By Mike | 11th November 2013

A brief guide to taking great autumn photographs

Last week we looked at the changing of seasons and the wonderful opportunities that autumn presents for capturing incredible images for your canvas prints. While finding the right subject or landscape may be a no-brainer, unless you're a professional photographer it can be hard to know how to make the most of the light and colours that this season brings. Here we’ll take a brief look at making the most of autumn photography - which you can then upload & use to create your canvas.

The right light

Autumn brings different types of light which in turn will create different effects for your canvas prints. If you head out to take photos on an overcast day, this will provide some beautiful soft lighting for a gentle image of autumn – so don’t discard the idea of taking photos just because the sky is a little grey. Alternatively, if you can pack up your camera and get out just before the sun sets or straight after it rises, this will give you extra vibrant colours and a lovely warm light to work with. Aim to use a low ISO setting and try shots with and without flash so that you can experiment until you find the perfect results for your prints.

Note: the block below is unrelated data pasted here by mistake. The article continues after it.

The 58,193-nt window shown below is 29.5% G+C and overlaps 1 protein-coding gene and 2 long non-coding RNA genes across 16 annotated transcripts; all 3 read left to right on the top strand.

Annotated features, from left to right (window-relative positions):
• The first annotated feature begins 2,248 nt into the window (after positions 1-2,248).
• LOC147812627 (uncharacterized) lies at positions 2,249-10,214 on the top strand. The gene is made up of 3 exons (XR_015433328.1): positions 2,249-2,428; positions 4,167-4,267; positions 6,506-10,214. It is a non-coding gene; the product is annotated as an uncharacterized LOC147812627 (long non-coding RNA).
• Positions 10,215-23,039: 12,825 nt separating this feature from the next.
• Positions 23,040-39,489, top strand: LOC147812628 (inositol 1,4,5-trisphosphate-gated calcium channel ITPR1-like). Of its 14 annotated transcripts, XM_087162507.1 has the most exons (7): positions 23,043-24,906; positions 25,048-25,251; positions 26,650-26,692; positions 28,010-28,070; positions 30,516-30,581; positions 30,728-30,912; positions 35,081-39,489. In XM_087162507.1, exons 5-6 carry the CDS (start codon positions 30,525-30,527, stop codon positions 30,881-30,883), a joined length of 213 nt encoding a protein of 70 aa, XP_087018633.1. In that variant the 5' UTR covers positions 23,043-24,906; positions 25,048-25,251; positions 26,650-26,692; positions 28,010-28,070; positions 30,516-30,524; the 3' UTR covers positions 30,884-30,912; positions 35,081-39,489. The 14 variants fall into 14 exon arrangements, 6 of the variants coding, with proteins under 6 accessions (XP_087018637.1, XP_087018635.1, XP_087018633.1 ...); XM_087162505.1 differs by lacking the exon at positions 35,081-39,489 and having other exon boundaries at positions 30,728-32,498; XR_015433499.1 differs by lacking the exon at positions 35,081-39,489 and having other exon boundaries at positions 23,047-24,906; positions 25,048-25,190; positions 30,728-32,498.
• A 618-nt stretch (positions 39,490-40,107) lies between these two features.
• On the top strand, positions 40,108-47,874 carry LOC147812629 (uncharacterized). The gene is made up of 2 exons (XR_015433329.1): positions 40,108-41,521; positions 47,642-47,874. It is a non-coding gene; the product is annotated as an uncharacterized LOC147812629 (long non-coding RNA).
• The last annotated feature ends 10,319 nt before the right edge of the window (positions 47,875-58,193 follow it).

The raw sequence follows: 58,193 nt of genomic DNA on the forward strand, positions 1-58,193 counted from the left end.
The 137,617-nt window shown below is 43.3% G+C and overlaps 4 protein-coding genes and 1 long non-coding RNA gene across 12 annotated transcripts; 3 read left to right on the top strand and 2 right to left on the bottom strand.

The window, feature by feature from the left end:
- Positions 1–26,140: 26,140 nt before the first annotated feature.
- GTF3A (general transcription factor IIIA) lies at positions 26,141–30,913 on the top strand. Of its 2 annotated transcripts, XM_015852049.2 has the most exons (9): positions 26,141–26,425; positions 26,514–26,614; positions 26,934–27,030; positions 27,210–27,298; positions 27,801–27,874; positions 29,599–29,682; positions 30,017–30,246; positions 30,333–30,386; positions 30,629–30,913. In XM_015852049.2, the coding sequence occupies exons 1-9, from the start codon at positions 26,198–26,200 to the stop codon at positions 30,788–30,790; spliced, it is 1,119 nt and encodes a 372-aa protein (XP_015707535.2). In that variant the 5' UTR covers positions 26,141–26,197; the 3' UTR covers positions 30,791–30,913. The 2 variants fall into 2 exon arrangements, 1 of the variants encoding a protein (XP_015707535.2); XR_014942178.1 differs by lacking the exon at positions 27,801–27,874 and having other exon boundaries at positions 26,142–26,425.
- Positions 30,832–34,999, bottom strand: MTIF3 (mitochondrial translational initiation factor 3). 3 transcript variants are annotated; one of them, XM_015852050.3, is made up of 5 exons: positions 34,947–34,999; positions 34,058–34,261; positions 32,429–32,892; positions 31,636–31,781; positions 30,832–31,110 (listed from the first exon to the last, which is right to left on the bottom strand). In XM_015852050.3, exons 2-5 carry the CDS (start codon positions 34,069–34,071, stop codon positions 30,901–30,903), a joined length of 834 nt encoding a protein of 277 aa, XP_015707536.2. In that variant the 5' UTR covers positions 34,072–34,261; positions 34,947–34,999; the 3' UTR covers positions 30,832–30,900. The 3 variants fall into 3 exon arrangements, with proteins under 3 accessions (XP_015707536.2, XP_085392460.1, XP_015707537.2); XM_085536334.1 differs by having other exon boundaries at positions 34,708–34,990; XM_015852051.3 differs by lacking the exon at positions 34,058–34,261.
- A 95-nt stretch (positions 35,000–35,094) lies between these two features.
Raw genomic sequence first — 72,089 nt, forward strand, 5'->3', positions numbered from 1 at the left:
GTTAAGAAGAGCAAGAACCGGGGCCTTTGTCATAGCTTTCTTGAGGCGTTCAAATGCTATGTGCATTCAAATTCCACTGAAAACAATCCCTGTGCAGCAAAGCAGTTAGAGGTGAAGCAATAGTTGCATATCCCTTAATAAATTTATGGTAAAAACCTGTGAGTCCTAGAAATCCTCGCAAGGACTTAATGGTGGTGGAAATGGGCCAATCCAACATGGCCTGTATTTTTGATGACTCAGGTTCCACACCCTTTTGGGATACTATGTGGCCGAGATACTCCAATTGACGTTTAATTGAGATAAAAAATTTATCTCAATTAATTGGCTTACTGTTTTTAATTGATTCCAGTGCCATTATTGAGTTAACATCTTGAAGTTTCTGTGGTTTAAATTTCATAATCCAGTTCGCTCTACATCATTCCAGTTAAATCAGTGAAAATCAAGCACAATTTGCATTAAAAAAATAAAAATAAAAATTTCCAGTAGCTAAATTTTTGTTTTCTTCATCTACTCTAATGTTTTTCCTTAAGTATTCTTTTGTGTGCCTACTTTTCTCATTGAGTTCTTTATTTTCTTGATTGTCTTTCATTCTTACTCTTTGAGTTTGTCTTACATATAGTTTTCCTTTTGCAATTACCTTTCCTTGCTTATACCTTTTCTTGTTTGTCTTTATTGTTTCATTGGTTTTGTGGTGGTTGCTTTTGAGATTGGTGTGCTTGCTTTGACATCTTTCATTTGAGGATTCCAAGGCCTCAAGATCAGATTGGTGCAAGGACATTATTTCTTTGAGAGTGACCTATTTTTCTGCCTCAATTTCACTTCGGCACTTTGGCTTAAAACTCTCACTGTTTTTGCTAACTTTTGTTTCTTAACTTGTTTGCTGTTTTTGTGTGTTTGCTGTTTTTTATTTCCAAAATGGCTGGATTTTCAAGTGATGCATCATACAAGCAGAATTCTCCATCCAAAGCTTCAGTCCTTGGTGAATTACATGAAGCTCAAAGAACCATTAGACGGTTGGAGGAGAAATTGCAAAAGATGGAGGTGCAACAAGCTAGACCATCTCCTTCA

To make the most of the vibrant palette of colours on the trees around you, try a little backlighting. If you can shoot the trees and leaves from below, facing up towards the sky, the oranges and reds will really come to life and add another dimension to your autumn photograph.

Atmosphere is everything

To create a really atmospheric shot, you can also take advantage of the rolling mist that can be so common at this time of year. After a cold night, the warm morning sun encourages the mist to rise and provides a soft light for your shoot – couple this with the lighting properties of the early morning and you can create some truly exceptional landscapes for printing onto canvas.

Because autumn can bring hazy days that never seem to quite clear, you may think that these are off-limits when it comes to a day of photography. That's not necessarily the case though; by using a polarising filter you can get a fantastic saturation of colours - and this type of filter will also brighten up the blue skies in your photograph, which will translate beautifully onto canvas.

Another great tip for awesome, autumnal photography is to play with your white balance settings. If your camera is set to automatic, you won't necessarily achieve the vibrancy of colours that you're looking for. By increasing the colour temperature a little you can warm up those autumn hues - and if you only have pre-programmed settings, try switching to ‘cloudy’ to achieve a similar effect.

Another neat trick for capturing outdoor images at this time of year is to slightly underexpose your shots. This will give you a deeper saturation - and remember you don't necessarily need an incredible camera to do this, as you can always take care of this element in post-production using software like Photoshop.

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